Performance Improvement Ideas

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"How to create happy children with a Tantrum of Thankfulness."

October 16, 2009 by Mike Strawbridge

In my research on potty training for our potty training course, I have learned that children respond to the emotions of their parents and care takers. In further research, I have learned that in all relationships, the most important step you can take in creating a successful relationship is to be happy yourself.

All people are attracted to happiness. This trait is most easily observed in children who have not yet learned to suppress their emotions.

The most important gift that you can give your child is your own happiness. When you are happy yourself, you will naturally be more patient, kind and loving toward your child. You don’t have to work at it, the love just flows naturally when you are happy.

Too many parents think that once they have children, pursuing their own happiness is selfish and something to feel guilty about. Neglecting your children while pursing your happiness may be something to feel guilty about; however, there are many ways to create your own happiness and provide care for your children at the same time.

Children need love and happiness as part of their nutritional requirements. They cannot grow and develop to their full potential unless they receive adequate love and attention.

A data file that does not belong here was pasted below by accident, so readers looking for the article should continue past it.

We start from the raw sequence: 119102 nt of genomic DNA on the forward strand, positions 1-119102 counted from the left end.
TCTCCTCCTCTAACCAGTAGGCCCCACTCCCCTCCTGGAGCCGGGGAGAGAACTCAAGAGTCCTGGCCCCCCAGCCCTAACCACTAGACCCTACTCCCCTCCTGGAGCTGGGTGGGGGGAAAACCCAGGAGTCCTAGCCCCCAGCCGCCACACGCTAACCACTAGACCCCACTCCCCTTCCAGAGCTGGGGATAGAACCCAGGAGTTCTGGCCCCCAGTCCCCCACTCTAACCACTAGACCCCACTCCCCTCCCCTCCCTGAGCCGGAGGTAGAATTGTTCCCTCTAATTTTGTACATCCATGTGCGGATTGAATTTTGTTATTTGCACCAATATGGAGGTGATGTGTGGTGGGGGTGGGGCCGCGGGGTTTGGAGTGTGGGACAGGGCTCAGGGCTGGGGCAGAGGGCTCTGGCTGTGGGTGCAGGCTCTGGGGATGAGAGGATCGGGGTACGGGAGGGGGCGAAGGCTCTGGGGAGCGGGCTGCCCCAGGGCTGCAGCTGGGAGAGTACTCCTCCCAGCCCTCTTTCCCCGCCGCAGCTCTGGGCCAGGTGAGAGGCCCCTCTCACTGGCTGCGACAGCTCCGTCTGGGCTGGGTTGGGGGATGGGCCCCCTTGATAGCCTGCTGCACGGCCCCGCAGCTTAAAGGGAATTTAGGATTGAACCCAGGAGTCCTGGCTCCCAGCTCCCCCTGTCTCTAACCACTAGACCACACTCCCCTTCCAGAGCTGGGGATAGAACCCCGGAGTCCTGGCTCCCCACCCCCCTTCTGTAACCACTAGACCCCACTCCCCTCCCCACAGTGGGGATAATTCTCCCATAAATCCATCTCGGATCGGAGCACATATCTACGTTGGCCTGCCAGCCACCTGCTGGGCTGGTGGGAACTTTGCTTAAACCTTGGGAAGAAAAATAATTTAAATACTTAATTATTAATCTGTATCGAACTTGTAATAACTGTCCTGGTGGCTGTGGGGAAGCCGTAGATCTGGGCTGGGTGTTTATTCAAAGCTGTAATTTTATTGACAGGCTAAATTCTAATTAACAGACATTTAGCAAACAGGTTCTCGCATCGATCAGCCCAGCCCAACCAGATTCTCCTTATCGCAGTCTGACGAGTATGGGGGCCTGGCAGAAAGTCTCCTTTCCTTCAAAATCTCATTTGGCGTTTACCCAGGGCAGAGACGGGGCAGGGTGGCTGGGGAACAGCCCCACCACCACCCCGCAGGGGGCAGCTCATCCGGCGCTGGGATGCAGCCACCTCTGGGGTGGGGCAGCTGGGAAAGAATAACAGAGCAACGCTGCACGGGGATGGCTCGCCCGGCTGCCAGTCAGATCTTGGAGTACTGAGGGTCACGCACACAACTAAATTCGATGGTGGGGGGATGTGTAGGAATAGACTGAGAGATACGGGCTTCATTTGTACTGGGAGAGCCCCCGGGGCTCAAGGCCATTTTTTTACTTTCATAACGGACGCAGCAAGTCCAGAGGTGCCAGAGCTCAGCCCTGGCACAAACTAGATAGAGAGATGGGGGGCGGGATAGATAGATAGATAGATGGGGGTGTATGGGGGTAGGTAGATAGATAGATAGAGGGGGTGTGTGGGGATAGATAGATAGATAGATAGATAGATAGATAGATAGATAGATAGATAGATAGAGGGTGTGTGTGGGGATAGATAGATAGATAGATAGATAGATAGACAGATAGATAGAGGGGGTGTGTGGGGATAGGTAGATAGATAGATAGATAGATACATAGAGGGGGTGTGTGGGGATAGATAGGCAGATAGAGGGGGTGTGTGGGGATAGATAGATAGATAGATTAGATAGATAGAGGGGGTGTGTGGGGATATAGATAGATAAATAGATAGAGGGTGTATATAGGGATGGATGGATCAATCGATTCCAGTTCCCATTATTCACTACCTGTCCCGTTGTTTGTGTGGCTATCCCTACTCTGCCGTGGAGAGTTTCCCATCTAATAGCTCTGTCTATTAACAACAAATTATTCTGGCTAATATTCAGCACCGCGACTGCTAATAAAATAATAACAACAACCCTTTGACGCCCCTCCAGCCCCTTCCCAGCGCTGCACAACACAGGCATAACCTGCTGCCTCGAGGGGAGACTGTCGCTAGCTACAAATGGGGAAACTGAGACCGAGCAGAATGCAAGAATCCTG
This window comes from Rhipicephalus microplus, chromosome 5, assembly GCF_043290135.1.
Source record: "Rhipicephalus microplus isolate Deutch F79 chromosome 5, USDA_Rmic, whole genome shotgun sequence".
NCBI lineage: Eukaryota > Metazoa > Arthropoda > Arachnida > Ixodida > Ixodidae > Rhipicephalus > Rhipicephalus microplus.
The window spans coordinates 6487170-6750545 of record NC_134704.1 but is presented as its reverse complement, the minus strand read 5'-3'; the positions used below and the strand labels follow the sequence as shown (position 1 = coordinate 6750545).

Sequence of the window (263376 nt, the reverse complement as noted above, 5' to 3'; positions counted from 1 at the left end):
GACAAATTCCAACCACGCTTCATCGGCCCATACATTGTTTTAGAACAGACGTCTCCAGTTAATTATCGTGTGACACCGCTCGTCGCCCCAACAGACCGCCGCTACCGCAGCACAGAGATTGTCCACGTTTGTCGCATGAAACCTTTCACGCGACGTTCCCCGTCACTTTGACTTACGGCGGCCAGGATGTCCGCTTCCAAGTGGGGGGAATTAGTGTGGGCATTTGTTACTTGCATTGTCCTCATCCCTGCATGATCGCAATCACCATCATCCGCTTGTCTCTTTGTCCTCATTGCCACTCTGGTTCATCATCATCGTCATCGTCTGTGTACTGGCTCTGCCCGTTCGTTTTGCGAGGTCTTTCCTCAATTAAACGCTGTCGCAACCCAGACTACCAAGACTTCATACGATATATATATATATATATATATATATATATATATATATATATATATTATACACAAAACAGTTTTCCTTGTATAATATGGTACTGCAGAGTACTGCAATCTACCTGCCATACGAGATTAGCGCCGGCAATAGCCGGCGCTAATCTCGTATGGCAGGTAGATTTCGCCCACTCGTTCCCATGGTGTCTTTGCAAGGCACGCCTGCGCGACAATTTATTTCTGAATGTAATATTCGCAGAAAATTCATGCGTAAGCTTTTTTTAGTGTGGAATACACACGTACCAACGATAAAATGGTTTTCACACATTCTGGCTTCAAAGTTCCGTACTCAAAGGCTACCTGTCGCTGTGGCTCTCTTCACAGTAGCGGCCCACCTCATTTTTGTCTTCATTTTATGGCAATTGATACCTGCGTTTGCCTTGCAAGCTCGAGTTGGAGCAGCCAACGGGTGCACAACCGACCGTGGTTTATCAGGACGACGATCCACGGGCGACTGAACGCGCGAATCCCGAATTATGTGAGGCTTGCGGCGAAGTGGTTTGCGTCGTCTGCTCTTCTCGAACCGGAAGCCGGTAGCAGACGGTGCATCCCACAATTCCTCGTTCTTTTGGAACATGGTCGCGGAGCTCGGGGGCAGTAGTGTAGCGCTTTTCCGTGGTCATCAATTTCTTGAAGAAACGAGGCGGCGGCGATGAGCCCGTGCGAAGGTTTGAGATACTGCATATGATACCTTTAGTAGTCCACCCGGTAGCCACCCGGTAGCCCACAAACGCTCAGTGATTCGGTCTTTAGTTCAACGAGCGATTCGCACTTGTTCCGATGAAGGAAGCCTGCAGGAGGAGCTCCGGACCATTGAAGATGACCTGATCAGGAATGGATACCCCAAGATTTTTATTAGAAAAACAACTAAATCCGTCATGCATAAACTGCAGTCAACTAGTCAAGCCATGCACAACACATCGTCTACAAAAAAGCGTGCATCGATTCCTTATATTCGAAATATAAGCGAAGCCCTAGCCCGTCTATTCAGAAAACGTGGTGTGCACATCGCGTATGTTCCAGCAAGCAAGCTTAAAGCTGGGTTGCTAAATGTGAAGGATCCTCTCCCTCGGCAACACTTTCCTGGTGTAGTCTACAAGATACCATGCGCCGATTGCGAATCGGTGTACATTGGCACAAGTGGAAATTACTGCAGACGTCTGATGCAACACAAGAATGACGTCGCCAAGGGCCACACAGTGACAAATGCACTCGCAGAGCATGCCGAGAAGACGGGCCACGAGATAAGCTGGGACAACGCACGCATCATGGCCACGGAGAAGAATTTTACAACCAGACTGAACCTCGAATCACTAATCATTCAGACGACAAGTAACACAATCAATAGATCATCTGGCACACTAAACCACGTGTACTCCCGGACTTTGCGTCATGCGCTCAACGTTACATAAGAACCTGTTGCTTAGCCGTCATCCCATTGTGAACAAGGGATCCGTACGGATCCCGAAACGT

Parents who are filled with happiness and who think happy thoughts the majority of the time are in a much better position to provide the nurturing environment that children need to grow and develop. Finding your own happiness is the first step in creating a happy child.

Dr Wayne Dyer suggests in his books that you can choose your emotions. You simply choose to feel angry or choose to feel happy. While I love his writings, I have had trouble practicing that suggestion. What works better for me is to choose thoughts that allow the happy emotions to flow naturally.

For example, when my dog was injured, there was no way I could feel happy about his injury. However, after a great deal of prayer and meditation, I was able to slowly begin to find things about the episode that I could feel better about. By slowly changing my thoughts from sadness and anger to thankfulness and expectation, I was eventually able to feel happy again about my dog.

And just like a child, my dog has responded to my thoughts and emotions. While I was sad, he moped around and looked awful. As my mood improved, he began to get more active and is now again the feisty puppy that I enjoy spending time with.

Because children respond so visibly to your emotions, it is your duty as a parent to be as happy as you can be. Seeking your own happiness is not selfish, but the act of a loving and responsible parent.

Over the years, I have observed many child behavior issues that we very obviously linked to the unhappiness of the parents. Well, it was obvious to everyone except the parents of these children. They kept looking for someone else to blame for their children’s problems. They continued to create more unhappiness for their children and everyone involved.